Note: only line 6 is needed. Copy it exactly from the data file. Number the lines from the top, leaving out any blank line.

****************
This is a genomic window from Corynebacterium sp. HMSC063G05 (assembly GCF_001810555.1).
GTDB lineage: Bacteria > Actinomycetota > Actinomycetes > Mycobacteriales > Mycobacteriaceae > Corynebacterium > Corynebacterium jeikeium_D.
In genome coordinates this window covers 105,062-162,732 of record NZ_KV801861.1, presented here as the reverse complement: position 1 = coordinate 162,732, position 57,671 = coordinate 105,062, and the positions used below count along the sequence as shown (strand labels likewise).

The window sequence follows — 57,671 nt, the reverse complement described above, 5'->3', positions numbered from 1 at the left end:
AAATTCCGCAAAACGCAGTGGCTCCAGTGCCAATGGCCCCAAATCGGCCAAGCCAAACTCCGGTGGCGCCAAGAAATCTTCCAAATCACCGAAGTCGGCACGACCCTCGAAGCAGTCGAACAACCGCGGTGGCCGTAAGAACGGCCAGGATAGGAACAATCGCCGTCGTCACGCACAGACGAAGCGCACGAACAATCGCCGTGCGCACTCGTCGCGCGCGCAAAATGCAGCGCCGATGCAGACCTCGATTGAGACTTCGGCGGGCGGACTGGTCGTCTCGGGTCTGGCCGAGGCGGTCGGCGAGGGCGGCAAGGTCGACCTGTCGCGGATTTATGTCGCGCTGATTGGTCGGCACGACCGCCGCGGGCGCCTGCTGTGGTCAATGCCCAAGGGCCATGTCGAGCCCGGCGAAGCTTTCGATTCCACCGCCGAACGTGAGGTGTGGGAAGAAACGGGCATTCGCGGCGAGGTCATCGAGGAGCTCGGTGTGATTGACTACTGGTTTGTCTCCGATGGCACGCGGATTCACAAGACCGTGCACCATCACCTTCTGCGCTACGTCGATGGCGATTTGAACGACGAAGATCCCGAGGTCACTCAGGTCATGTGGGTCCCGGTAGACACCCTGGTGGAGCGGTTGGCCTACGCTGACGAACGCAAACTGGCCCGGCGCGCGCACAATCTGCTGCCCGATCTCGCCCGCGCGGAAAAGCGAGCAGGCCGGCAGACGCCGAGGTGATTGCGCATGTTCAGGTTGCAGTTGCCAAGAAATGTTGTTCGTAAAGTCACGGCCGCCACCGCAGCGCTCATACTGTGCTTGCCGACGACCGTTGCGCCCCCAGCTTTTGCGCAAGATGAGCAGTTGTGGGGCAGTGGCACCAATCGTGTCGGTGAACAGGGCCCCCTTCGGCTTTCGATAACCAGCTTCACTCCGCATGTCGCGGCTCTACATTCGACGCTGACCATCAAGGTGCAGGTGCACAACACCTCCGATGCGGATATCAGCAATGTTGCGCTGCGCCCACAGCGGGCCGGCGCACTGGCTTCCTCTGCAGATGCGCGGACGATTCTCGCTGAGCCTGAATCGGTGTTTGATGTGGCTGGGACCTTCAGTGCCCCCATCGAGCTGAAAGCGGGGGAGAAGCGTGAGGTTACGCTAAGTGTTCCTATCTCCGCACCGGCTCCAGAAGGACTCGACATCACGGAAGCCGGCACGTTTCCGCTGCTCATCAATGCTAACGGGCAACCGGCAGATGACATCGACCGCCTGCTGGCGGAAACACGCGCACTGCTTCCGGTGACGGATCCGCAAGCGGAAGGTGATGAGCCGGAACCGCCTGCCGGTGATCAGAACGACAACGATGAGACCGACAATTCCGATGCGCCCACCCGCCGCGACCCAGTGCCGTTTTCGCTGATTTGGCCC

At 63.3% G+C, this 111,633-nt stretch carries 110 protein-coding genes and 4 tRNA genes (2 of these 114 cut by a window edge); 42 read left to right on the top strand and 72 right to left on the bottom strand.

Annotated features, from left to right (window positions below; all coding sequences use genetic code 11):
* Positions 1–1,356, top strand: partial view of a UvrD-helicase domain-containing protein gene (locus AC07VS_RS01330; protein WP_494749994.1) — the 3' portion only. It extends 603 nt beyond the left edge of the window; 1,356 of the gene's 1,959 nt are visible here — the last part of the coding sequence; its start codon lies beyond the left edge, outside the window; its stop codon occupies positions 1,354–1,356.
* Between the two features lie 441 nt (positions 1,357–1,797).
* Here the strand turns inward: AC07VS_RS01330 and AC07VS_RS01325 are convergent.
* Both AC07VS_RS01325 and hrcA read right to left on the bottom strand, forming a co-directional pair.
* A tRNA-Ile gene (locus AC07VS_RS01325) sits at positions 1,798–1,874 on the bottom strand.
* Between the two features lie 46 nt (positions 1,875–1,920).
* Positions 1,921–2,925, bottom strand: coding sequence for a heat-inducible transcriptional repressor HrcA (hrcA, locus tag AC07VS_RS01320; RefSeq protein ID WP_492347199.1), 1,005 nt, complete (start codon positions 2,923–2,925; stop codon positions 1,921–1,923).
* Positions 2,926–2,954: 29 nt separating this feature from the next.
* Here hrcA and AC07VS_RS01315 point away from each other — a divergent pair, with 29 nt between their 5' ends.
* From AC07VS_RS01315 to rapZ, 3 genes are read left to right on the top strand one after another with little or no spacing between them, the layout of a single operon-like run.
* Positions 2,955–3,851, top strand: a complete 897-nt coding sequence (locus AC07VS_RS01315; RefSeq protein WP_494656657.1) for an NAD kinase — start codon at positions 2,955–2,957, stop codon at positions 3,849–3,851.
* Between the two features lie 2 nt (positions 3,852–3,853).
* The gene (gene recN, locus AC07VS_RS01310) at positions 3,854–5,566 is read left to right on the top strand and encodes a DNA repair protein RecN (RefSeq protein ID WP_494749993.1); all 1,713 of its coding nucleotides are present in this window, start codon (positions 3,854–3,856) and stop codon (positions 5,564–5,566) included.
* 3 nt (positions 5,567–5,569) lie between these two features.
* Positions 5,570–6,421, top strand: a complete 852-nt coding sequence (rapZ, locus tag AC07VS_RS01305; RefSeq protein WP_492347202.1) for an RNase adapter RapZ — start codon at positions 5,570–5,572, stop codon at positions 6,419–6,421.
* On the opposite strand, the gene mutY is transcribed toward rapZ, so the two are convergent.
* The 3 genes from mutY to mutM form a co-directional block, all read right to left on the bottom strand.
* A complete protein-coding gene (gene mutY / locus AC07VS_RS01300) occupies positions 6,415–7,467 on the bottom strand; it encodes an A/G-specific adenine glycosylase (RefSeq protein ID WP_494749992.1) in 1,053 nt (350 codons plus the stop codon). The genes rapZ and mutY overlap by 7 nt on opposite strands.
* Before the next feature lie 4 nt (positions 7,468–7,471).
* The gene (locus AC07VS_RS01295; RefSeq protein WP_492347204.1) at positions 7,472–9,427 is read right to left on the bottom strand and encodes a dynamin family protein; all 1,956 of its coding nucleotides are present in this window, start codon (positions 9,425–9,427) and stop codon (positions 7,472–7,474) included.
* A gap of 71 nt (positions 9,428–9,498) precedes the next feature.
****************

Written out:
At 63.3% G+C, this 111,633-nt stretch carries 110 protein-coding genes and 4 tRNA genes (2 of these 114 cut by a window edge); 42 read left to right on the top strand and 72 right to left on the bottom strand.